Nov 30, 2018
Speaker 1: Hi, everyone. Welcome to episode 21 of Getting Personal, Omics of the Heart from October 2018. I'm Jane Ferguson, an Assistant Professor at Vanderbilt University Medical Center and an Associate Editor at Circulation: Genomic and Precision Medicine. We have a great issue this month. So, let's dive straight in.
First up, an article on "Loss-of-Function ABCC8 Mutations in Pulmonary Arterial Hypertension" from Michael Bohnen, Wendy Chung and colleagues from Columbia University. In pulmonary arterial hypertension, or PAH, compromised pulmonary arterial function can raise pressure in the pulmonary artery which leads to increased pulmonary vascular resistance. This ultimately results in right heart failure.
While PAH is relatively rare, it has a high rate of mortality. Some genetic underpinnings have been identified, notably the KCNK3 gene identified by the same research group where they find that mutations result in potassium channelopathy. However, here the authors hypothesized that other genetic contributors also exist and that identification of these could highlight new therapeutic targets to improve treatment and outcomes in PAH.
In their study, the authors performed exome sequencing for discovery of novel disease variants in 233 PAH patients, 99 of whom had pediatric-onset and 134 with adult-onset. They sequenced a replication sample of 680 individuals with adult-onset PAH. They found a de novo missense variant in the ABCC8 gene in one patient and then found 10 more ABCC8 variants in other unrelated patients in the discovery and replication samples.
Half of these were novel mutations and all were located in conserved regions and predicted to be deleterious. They screened over 33,000 subjects from the Exome Aggregation Consortium and over 49,000 from the Regeneron-Geisinger DiscovEHR study and found significant overrepresentation on rare ABCC8 variants in the PAH cases compared with population controls. ABCC8 encodes sulfonylurea receptor ... part of the potassium ATP channel. The authors determined that it is expressed in lungs in both PAH and healthy individuals and is particularly localized to alveolar macrophages and proximal pulmonary arteries.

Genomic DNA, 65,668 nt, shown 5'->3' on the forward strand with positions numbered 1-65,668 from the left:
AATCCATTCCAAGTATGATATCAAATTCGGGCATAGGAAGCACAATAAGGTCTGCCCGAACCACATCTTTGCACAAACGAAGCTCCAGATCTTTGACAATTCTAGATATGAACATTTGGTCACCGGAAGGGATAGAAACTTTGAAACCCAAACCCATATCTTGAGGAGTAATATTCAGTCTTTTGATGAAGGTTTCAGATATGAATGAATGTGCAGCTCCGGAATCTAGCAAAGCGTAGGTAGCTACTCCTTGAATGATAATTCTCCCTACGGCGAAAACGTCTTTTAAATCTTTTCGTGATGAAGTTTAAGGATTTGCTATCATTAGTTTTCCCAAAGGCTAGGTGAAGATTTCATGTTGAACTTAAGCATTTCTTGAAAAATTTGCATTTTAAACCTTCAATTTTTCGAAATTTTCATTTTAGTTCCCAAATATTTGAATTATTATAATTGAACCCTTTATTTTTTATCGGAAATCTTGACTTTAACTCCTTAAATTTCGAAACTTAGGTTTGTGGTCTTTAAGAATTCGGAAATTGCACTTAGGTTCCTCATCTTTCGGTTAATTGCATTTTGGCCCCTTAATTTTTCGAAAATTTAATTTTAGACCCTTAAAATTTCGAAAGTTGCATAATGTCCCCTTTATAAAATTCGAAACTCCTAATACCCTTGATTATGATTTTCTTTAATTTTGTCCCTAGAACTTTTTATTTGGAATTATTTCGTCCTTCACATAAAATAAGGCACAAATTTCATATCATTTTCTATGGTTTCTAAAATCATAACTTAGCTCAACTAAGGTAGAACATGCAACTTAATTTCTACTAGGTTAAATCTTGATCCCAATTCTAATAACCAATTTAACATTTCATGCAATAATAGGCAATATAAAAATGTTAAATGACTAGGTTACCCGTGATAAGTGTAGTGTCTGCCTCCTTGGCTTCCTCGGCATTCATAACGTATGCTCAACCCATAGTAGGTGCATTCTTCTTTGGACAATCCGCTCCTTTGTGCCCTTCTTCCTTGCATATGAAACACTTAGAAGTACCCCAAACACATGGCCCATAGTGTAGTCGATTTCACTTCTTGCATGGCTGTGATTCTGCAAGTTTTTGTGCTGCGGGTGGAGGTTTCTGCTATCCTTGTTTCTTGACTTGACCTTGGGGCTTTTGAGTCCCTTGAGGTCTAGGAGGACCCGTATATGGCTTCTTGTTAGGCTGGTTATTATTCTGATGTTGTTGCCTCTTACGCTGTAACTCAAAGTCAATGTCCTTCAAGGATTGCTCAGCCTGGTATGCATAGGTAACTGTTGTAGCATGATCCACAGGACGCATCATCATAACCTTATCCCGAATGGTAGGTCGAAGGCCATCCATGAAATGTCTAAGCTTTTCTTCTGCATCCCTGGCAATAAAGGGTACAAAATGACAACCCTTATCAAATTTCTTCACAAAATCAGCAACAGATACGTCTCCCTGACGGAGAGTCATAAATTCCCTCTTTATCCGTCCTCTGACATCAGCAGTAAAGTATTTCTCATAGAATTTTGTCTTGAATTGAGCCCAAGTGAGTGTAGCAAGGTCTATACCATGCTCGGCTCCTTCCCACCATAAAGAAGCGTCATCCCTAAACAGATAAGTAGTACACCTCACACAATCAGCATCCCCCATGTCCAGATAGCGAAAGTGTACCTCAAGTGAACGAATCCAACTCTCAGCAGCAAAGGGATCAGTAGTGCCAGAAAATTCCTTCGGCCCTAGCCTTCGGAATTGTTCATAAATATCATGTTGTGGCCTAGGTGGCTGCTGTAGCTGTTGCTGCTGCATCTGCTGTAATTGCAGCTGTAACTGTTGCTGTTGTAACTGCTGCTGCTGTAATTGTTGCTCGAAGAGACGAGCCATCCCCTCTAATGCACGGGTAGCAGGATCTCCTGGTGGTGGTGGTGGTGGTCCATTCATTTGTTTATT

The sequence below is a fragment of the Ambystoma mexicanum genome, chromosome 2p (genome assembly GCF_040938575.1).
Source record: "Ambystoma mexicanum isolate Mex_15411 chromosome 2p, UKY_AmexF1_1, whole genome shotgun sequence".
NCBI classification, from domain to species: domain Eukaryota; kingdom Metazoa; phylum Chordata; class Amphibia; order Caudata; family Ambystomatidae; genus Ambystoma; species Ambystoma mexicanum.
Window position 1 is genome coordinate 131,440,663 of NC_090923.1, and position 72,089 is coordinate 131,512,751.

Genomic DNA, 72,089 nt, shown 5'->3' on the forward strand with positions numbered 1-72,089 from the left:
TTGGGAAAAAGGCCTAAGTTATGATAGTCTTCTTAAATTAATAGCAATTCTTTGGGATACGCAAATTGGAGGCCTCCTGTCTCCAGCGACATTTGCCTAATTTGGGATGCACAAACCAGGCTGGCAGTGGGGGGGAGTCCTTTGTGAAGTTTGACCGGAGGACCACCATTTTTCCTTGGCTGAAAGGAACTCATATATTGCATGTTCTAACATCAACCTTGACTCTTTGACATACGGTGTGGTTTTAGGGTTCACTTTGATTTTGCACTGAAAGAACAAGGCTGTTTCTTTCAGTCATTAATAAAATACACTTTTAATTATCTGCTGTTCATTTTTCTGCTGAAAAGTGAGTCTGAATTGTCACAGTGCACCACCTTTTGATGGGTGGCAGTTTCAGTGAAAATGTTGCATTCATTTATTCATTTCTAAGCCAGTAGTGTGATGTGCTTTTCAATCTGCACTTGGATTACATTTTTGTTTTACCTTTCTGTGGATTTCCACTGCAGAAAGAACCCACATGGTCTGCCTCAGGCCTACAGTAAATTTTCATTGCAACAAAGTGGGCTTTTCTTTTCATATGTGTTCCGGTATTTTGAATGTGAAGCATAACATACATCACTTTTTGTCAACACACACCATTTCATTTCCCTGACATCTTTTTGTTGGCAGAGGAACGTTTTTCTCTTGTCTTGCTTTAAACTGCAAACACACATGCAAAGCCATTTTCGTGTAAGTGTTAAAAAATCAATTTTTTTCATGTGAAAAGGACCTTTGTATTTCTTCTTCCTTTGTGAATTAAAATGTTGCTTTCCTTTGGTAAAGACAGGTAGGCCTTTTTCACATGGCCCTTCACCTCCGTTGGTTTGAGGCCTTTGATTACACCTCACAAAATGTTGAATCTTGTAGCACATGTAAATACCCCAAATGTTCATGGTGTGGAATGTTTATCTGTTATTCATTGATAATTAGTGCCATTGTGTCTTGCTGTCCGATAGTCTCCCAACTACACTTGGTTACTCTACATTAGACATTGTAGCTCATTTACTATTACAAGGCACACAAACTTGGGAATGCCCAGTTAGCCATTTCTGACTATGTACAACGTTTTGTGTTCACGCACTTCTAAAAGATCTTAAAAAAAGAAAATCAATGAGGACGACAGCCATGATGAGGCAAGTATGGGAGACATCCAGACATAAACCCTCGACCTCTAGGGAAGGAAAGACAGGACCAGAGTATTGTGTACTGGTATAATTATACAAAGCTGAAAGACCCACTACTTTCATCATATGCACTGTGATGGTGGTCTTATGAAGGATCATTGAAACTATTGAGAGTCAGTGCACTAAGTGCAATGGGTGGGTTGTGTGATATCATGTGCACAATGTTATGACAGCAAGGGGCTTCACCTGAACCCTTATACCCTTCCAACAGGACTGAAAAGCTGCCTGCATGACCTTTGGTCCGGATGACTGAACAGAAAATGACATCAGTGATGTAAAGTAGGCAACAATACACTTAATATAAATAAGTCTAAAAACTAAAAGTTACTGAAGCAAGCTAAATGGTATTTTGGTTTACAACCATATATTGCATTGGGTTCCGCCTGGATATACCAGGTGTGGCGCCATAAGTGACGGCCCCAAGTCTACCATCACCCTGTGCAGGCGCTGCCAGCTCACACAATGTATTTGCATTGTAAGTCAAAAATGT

They expressed eight of the newly discovered ABCC8 mutations in COS cells, which are a monkey-derived, fiberglass-like cell line and they assessed the effects on function. They used patch-clamp experiments to assess potassium ATP channel activity and recorded efflux rates of Rubidium-86. Every mutation was associated with impairments in one or both functional assays, suggesting that mutations in ABCC8 are responsible for PAH by a modulating potassium channel function and flux.
An existing drug, Diazoxide, targets ABCC8 and has anti-hypertensive and insulin-lowering effects. The authors find that all mutants were pharmacologically activated by Diazoxide in the functional assays. Now, whether this drug would be safe or effective in PAH remains unknown, but these findings open up targeting of ABCC8 as a possible treatment in PaH and highlight the importance of potassium channels in PAH.
Our next paper also used whole-exome sequencing for novel discovery. Marzia de Bortoli, Alessandra Rampazza and colleagues from the University of Padua in Italy published "Whole-Exome Sequencing Identifies Pathogenic Variants in TJP1 Gene Associated With Arrhythmogenic Cardiomyopathy".
Arrhythmogenic Cardiomyopathy, or ACM, is one of the most common causes of sudden unexpected death in athletes and young people. It is known to be frequently caused by mutations in genes encoding mechanical junction proteins of the intercalated disks within the cardiac muscle. However, some individuals with ACM do not have any mutations in known genes.